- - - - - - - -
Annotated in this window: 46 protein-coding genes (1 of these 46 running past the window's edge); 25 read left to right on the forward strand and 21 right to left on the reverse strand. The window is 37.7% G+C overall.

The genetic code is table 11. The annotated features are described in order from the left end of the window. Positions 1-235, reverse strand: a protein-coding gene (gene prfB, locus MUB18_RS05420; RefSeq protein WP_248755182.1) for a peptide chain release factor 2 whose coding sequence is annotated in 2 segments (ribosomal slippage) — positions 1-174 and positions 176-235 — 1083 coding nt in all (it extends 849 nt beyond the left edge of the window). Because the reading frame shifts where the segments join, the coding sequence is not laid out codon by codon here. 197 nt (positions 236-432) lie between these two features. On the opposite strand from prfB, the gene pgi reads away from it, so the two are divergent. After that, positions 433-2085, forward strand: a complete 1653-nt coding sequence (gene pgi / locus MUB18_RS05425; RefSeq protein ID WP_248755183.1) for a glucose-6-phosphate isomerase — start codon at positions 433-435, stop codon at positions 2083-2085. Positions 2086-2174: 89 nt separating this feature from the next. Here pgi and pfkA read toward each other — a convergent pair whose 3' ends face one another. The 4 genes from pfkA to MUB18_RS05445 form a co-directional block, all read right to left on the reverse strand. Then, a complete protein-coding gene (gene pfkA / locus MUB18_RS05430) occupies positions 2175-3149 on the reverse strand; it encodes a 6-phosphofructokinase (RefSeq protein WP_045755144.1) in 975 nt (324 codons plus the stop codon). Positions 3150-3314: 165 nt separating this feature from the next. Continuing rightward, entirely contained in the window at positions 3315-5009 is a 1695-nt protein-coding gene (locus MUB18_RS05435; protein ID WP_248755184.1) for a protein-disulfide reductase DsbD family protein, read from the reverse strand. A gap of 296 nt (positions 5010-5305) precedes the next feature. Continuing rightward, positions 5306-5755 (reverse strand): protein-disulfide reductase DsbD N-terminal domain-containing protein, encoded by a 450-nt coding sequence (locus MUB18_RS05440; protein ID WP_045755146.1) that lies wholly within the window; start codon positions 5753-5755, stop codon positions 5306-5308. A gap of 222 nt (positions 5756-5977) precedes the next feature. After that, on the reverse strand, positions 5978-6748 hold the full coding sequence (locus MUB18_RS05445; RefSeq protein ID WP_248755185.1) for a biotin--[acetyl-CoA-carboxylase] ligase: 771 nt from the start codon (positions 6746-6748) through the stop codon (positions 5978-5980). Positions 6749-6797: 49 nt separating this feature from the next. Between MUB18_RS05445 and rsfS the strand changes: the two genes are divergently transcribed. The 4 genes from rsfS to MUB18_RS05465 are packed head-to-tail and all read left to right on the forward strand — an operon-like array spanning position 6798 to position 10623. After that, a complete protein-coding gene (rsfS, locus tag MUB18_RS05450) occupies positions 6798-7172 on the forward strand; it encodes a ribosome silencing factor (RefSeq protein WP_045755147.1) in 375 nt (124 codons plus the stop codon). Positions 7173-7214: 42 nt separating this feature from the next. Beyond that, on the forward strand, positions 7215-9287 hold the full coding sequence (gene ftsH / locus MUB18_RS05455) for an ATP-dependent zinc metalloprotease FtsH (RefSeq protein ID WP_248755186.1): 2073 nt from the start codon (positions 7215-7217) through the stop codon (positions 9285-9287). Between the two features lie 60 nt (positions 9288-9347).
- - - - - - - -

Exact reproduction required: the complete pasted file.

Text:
Annotated in this window: 46 protein-coding genes (1 of these 46 running past the window's edge); 25 read left to right on the forward strand and 21 right to left on the reverse strand. The window is 37.7% G+C overall.

The genetic code is table 11. The annotated features are described in order from the left end of the window. Positions 1-235, reverse strand: a protein-coding gene (gene prfB, locus MUB18_RS05420; RefSeq protein WP_248755182.1) for a peptide chain release factor 2 whose coding sequence is annotated in 2 segments (ribosomal slippage) — positions 1-174 and positions 176-235 — 1083 coding nt in all (it extends 849 nt beyond the left edge of the window). Because the reading frame shifts where the segments join, the coding sequence is not laid out codon by codon here. 197 nt (positions 236-432) lie between these two features. On the opposite strand from prfB, the gene pgi reads away from it, so the two are divergent. After that, positions 433-2085, forward strand: a complete 1653-nt coding sequence (gene pgi / locus MUB18_RS05425; RefSeq protein ID WP_248755183.1) for a glucose-6-phosphate isomerase — start codon at positions 433-435, stop codon at positions 2083-2085. Positions 2086-2174: 89 nt separating this feature from the next. Here pgi and pfkA read toward each other — a convergent pair whose 3' ends face one another. The 4 genes from pfkA to MUB18_RS05445 form a co-directional block, all read right to left on the reverse strand. Then, a complete protein-coding gene (gene pfkA / locus MUB18_RS05430) occupies positions 2175-3149 on the reverse strand; it encodes a 6-phosphofructokinase (RefSeq protein WP_045755144.1) in 975 nt (324 codons plus the stop codon). Positions 3150-3314: 165 nt separating this feature from the next. Continuing rightward, entirely contained in the window at positions 3315-5009 is a 1695-nt protein-coding gene (locus MUB18_RS05435; protein ID WP_248755184.1) for a protein-disulfide reductase DsbD family protein, read from the reverse strand. A gap of 296 nt (positions 5010-5305) precedes the next feature. Continuing rightward, positions 5306-5755 (reverse strand): protein-disulfide reductase DsbD N-terminal domain-containing protein, encoded by a 450-nt coding sequence (locus MUB18_RS05440; protein ID WP_045755146.1) that lies wholly within the window; start codon positions 5753-5755, stop codon positions 5306-5308. A gap of 222 nt (positions 5756-5977) precedes the next feature. After that, on the reverse strand, positions 5978-6748 hold the full coding sequence (locus MUB18_RS05445; RefSeq protein ID WP_248755185.1) for a biotin--[acetyl-CoA-carboxylase] ligase: 771 nt from the start codon (positions 6746-6748) through the stop codon (positions 5978-5980). Positions 6749-6797: 49 nt separating this feature from the next. Between MUB18_RS05445 and rsfS the strand changes: the two genes are divergently transcribed. The 4 genes from rsfS to MUB18_RS05465 are packed head-to-tail and all read left to right on the forward strand — an operon-like array spanning position 6798 to position 10623. After that, a complete protein-coding gene (rsfS, locus tag MUB18_RS05450) occupies positions 6798-7172 on the forward strand; it encodes a ribosome silencing factor (RefSeq protein WP_045755147.1) in 375 nt (124 codons plus the stop codon). Positions 7173-7214: 42 nt separating this feature from the next. Beyond that, on the forward strand, positions 7215-9287 hold the full coding sequence (gene ftsH / locus MUB18_RS05455) for an ATP-dependent zinc metalloprotease FtsH (RefSeq protein ID WP_248755186.1): 2073 nt from the start codon (positions 7215-7217) through the stop codon (positions 9285-9287). Between the two features lie 60 nt (positions 9288-9347).